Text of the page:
Pandemic pushes arts online

An office design project by interior design major Logan Williams.

This design project by interior design major Logan Williams is among many whose work can be viewed on social media pages for the Department of Design.

During the course of a normal semester, students, faculty, staff and local residents of the Radford community are able to treat themselves to a wide array of arts and entertainment events put on by the College of Visual and Performing Arts. Each term, the college offers over fifty public events ranging from live music, dance, theatre, fashion shows, art exhibits and more. As the coronavirus pandemic continues to impact the country, the College of Visual and Performing Arts is working to bring art to the public while continuing safe social distancing practices.

The Department of Art recently hosted online gallery receptions using the Zoom application for several art exhibits. Professor Ken Smith, Interim Chair for the department, worked with the Center for Innovative Teaching and Learning (CITL) to host several virtual gatherings to celebrate the hard work of students graduating with degrees in the arts. Smith says that he wanted to try to replicate a gallery opening so that students would not miss out on the ability to display their work to the public. “Right after the March COVID-19 shutdowns, the New York Times ran an article about all the high-end New York art galleries moving to an online format. So I checked out a couple of them and realized we could totally do that,” said Smith. He added that the process was not without challenges. “Our original effort for the MFA opening exhibition was invaded by Zoom-bombers from 23 different countries and, unfortunately, they were able to create substantial disruptions. That same weekend Zoom initiated new security protocols, and Radford’s IT folks were able to help us set up the remaining shows in a much more secure manner.”

Other departments within the college have since followed suit, with virtual Zoom meetings replacing traditional face-to-face celebrations typically held at the close of each semester.  Art, music, dance, and theatre and cinema programs each held separate virtual gatherings with faculty, staff, graduating seniors and their families to commemorate the achievements of their new alumni. 


BFA Graphic Design seniors attend the online reception for their senior exhibit on May 1, 2020.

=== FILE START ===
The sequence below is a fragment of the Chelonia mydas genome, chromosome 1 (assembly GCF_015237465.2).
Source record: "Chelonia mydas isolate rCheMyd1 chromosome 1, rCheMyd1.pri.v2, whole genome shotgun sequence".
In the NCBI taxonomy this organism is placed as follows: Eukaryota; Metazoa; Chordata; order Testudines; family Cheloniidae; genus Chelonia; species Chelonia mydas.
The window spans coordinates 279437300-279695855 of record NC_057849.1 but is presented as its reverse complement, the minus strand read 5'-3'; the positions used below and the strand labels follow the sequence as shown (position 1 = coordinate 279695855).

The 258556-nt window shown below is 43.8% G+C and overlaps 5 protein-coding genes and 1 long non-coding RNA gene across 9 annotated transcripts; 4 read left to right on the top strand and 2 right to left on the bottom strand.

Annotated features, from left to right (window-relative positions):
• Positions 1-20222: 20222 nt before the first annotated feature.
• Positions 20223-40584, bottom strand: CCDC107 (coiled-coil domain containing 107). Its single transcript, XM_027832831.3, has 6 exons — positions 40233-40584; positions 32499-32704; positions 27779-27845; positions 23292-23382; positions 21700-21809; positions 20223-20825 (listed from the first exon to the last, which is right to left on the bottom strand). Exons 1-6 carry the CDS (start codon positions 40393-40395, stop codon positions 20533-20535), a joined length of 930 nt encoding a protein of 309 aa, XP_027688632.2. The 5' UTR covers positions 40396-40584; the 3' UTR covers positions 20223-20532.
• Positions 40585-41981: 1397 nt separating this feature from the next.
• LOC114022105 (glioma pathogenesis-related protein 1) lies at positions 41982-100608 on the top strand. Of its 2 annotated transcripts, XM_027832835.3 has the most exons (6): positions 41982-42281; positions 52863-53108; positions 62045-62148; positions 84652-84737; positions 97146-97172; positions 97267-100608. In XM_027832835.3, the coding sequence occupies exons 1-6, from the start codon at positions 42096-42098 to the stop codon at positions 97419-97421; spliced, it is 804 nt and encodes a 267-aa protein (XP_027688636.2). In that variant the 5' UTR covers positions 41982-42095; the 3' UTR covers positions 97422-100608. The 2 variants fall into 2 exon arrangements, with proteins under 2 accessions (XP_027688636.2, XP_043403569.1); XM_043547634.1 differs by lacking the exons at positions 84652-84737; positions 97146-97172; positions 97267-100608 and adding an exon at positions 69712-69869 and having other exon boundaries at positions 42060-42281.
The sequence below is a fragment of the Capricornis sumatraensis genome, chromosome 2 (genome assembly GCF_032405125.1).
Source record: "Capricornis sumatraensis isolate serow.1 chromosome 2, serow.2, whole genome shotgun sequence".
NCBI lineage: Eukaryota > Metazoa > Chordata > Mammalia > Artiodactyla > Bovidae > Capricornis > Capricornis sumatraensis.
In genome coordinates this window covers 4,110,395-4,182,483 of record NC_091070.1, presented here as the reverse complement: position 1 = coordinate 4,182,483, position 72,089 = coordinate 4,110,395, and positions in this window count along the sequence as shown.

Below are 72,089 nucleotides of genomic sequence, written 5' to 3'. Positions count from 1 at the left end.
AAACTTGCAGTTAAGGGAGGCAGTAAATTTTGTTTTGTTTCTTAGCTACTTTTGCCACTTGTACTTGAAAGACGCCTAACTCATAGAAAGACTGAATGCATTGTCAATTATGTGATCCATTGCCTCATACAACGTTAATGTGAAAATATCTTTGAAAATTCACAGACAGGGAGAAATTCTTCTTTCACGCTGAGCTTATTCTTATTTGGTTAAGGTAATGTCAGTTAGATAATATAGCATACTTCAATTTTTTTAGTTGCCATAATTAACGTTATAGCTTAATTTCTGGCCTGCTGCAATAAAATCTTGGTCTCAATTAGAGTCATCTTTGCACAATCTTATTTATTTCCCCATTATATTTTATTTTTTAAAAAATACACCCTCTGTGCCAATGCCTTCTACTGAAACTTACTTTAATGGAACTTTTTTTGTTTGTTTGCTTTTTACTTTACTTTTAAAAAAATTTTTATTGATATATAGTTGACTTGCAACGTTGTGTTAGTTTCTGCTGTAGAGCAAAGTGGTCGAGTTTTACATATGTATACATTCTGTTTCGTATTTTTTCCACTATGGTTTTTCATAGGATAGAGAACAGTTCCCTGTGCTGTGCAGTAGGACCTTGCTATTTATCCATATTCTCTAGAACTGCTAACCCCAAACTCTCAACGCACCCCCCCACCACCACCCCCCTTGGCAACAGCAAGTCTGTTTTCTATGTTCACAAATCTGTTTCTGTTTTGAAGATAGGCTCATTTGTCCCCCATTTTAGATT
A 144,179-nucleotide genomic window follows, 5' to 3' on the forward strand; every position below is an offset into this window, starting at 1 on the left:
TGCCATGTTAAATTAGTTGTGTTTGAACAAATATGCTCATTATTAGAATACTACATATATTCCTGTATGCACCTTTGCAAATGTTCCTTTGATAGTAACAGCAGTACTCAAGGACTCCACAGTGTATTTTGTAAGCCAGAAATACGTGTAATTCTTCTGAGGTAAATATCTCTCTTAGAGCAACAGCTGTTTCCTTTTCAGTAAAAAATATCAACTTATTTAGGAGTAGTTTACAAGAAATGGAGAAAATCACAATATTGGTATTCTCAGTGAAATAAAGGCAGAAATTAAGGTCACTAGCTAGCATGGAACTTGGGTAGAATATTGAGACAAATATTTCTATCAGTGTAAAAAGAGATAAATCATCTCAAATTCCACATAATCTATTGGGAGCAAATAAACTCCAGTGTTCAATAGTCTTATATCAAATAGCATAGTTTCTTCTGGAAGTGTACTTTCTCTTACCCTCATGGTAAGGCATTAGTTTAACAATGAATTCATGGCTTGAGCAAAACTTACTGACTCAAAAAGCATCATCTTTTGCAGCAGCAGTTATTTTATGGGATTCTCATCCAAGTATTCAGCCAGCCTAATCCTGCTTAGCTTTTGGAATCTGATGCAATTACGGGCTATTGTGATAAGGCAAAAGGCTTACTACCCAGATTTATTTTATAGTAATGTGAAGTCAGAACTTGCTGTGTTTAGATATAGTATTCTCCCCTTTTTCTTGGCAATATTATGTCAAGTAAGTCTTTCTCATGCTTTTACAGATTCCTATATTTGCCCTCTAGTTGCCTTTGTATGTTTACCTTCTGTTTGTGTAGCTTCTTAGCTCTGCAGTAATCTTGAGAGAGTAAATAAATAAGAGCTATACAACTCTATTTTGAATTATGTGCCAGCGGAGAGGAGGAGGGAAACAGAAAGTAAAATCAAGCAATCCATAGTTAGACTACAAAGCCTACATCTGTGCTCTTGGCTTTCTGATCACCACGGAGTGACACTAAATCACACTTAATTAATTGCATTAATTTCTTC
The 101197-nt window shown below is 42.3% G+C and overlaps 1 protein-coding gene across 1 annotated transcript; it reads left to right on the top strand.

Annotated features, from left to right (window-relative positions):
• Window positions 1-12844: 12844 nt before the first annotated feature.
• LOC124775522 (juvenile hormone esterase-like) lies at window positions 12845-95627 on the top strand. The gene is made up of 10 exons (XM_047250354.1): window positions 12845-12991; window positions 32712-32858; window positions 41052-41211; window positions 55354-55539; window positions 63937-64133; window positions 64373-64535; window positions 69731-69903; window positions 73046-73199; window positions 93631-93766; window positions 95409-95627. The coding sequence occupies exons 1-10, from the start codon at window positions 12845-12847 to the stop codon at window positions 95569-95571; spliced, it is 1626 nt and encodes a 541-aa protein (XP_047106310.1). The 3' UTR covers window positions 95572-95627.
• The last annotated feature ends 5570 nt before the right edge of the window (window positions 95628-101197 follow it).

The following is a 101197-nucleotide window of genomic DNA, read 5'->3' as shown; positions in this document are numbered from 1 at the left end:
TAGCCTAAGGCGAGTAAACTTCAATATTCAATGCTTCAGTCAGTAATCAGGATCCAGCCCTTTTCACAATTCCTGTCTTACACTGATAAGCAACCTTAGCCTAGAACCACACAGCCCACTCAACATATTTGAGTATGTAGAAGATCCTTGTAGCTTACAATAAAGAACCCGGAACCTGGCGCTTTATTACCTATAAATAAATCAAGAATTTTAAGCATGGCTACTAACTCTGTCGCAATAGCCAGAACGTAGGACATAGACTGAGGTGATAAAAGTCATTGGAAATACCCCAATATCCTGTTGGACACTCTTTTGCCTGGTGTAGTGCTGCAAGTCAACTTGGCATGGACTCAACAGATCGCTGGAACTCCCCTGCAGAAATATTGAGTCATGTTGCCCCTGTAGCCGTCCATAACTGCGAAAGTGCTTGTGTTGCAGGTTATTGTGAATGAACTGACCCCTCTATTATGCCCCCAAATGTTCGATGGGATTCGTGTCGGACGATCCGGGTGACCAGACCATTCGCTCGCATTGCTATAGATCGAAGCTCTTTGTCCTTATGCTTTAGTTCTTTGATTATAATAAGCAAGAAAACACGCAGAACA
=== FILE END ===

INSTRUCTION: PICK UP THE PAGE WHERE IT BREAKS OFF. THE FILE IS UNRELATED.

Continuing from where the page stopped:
The new normal has led to traditional gallery exhibitions being replacing by online displays. The Department of Art has hosted several online galleries for graduating seniors in their BFA, MFA, and BFA Graphic Design programs. The Department of Design recently featured a virtual senior exhibit exclusively through the program’s Facebook page. The exhibit was launched as a series of social media posts featuring designs and information from each senior in the graduating class. Assistant Professor Laura Kimball curated the exhibit. “Each post highlights a senior student, tells the audience about them, and spotlights their work. Students were able to submit up to five projects with images, portfolio links, and videos,” said Kimball. Katie Oakes, a graduating interior design senior said, "It was nice to have a digital senior show because so many more people got to see our work." Kimball said that the show was a success, resulting in a significant increase in views for Facebook traffic to their departmental pages.

"Performing History: Women and the Vote" a collaboration between Radford and Virginia Tech's theatre programs was converted from a live performance to an online exhibit due to the pandemic.

The pandemic’s unique challenges have also forced the Department of Theatre to explore new approaches to performances. Assistant Professor Molly Hood has been collaborating with Virginia Tech Associate Professor of Theatre and Arts Leadership, Amanda J. Nelson on a collaborative theatre event commemorating the centennial anniversary of the women’s suffrage movement. The original plan was for students and faculty from the two theatre programs to give a series of performances at the Alexander Black House in Blacksburg, Virginia. Once the coronavirus upended their ability to collaborate in person, the two professors decided to pivot the work to an online format where audiences can still learn about and view stories connected to the movement. The “Performing History: Women and the Vote” exhibit launched on May 18, 2020 and includes written research and original scripted performances from students participating in the project.

And while the arts press forward to find new ways to connect with audiences in the era of coronavirus, there is much left to be done. With the university’s recent announcement that it will reopen in fall 2020 to include full operations of on-campus housing and dining services as well as face-to-face instruction, the College of Visual and Performing Arts is actively planning what campus events will look like in the fall, including event policies that support social distancing and other protective measures. University leaders are also working on contingency planning to be able to adapt to the constant changes being introduced by the pandemic. Margaret Devaney, Dean of the College of Visual and Performing Arts, says that the college will continue to bring art to the community in the safest ways possible. “While this situation introduces new challenges for all of us, our college embraces new technologies across its various disciplines, and I’m confident that we’ll be able to offer meaningful experiences to the campus and community when classes resume in the fall of 2020,” said Devaney.


May 20, 2020
Jason S. Hutchens, Ed.D.